These tips for physically preventing self-injury are intended for people who tend to SI on impulse, or whose SI is putting their health seriously at risk. They can also help other self-injurers avoid temptation. Remember, SI is a coping mechanism and making it physically impossible will not deal with the issues that originally caused it, so you'll probably need to use the alternatives to self-harm and look at the Mental Health section in conjunction with these suggestions.
- Throw away anything you use to SI that you don't strictly need for other purposes. If you feel unable to throw something out, put it somewhere that's difficult or time-consuming to get at.
- Try to minimise the dangers from items you use to SI but also need for other purposes. For example, only keep a couple of painkillers in the house rather than a whole box.
- If you're on medication and overdosing is an issue, talk to your doctor or pharmacist about dispensing your pills in smaller quantities, or ask a friend or family member to look after them for you.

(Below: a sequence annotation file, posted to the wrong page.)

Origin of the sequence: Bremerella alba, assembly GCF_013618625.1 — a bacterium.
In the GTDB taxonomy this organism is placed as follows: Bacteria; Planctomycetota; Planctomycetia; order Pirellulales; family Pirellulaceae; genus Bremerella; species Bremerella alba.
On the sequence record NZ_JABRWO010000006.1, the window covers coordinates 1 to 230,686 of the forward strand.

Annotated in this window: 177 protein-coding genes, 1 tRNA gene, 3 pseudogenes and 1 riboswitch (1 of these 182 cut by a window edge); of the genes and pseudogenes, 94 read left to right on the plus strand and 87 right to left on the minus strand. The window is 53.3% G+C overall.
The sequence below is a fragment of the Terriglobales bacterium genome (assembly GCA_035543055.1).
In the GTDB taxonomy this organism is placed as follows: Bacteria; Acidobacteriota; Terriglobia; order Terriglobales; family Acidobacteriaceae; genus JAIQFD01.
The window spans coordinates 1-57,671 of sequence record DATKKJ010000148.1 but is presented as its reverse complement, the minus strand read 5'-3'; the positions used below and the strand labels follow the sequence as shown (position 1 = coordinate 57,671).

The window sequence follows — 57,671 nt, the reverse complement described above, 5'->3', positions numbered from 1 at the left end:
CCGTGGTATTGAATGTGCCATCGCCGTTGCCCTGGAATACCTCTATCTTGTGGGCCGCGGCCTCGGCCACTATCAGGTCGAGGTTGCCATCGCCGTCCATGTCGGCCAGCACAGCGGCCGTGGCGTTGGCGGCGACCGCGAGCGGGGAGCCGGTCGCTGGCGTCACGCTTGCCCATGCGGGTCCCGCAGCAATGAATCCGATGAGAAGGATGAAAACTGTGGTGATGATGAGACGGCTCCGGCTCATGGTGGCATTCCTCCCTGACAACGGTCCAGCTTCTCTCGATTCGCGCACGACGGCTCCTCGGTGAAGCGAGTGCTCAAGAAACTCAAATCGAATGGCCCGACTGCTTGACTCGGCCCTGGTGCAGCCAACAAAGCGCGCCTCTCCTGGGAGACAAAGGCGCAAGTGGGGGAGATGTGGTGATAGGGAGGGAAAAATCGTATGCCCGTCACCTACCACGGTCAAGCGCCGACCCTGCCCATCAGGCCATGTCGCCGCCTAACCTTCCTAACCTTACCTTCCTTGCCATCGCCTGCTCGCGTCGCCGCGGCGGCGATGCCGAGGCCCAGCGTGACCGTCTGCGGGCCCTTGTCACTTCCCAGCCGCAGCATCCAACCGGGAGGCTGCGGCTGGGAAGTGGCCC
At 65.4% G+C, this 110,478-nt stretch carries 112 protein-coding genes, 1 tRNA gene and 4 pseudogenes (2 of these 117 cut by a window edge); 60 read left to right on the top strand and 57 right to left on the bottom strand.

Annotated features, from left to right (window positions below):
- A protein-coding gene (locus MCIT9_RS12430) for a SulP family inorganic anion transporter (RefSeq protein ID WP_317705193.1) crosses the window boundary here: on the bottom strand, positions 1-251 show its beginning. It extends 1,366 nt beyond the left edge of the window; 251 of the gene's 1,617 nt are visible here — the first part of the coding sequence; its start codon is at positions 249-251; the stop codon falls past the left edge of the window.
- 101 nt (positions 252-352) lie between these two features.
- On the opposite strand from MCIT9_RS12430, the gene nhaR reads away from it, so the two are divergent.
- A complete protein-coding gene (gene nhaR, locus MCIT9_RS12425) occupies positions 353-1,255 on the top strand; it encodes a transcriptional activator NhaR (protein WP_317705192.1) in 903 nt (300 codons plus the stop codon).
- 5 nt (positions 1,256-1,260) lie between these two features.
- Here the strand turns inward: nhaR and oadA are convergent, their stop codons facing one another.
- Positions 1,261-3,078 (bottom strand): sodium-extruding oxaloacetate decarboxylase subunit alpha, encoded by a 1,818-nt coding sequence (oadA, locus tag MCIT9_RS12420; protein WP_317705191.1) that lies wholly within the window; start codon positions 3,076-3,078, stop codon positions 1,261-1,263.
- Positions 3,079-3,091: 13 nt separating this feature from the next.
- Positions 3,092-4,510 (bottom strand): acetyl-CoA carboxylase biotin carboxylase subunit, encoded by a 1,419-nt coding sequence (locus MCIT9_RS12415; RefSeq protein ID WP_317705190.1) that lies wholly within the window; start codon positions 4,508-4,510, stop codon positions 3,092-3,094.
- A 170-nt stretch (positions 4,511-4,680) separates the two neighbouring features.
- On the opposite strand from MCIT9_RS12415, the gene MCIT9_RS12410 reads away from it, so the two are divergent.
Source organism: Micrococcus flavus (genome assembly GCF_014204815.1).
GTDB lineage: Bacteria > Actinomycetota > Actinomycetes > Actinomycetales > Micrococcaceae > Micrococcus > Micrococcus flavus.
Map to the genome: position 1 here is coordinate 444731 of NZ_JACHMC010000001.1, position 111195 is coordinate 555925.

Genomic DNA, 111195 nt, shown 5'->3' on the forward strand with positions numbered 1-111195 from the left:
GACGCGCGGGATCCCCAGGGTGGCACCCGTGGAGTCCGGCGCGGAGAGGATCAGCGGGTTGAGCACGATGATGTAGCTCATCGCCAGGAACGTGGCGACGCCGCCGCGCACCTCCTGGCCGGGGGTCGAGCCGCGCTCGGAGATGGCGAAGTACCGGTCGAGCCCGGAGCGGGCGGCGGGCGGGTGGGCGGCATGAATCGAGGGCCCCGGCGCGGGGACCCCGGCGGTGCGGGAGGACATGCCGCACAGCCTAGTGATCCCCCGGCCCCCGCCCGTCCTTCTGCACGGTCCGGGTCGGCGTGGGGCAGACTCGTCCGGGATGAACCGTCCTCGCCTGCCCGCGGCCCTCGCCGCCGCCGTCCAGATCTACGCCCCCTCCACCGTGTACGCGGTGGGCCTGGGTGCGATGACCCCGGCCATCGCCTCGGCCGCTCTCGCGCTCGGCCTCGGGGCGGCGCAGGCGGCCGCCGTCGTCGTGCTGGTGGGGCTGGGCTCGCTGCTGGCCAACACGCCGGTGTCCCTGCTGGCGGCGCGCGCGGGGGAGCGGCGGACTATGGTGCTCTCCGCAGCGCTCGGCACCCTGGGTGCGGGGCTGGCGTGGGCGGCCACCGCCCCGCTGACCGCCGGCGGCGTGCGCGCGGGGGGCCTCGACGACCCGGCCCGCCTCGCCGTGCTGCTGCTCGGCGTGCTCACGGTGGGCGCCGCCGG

- Think about the situations in which you usually SI, and about the things that trigger you. Write these situations and factors down, then divide them into three categories: things that can always be reasonably avoided (e.g. drinking alcohol), things that can sometimes be avoided or can be avoided in the short term (e.g. being at home alone), and things that can't reasonably be avoided (e.g. being criticised). To decide whether something can be "reasonably" avoided or not, think about what your quality of life would be like without it, as well as the lengths you would have to go to to avoid it. Aim to avoid everything in the first category. You might want to also avoid things in the second category at times when you feel particularly at risk, or where practical.
A word of warning: Most triggers can't be avoided forever, and in the long run you will need to be prepared to learn to cope with them. To help you cope with those triggers you can't avoid, take a look at the Mental Health section, or ask for a therapist's help.
- If your SI is putting your health seriously at risk, consider going into hospital or to another safe place such as a crisis house. You don't have to wait for someone else to suggest this - if you think hospitalisation would help, talk to your doctor or therapist about it.
- If you find your attempts to prevent SI just lead to you being more creative in the ways you do it, or you switch to equally unhealthy behaviours (such as eating disorders or substance misuse), look at alternatives to self-harm to find healthier ways of coping.